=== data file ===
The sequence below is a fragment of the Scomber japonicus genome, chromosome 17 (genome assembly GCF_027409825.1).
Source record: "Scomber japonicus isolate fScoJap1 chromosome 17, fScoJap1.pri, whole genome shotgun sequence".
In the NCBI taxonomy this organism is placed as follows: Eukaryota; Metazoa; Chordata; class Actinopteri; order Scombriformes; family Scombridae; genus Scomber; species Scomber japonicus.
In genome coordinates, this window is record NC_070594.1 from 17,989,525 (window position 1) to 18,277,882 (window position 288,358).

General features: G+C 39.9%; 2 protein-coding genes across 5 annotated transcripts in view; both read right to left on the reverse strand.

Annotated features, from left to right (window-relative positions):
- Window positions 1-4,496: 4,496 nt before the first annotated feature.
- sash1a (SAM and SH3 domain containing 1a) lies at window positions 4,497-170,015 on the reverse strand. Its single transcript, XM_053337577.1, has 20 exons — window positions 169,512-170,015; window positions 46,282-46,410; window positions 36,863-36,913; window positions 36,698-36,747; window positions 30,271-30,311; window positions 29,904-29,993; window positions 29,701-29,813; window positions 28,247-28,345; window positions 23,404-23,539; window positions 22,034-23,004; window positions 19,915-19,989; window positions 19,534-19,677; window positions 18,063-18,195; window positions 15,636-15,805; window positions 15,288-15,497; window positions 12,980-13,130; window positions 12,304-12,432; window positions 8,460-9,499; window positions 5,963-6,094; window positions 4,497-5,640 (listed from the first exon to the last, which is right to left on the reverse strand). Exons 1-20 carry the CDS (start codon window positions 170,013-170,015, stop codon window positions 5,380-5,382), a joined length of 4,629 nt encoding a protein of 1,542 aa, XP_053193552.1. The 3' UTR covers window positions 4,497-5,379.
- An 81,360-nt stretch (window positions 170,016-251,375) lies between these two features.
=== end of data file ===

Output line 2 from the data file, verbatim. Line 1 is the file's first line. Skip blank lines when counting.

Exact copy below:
Source record: "Scomber japonicus isolate fScoJap1 chromosome 17, fScoJap1.pri, whole genome shotgun sequence".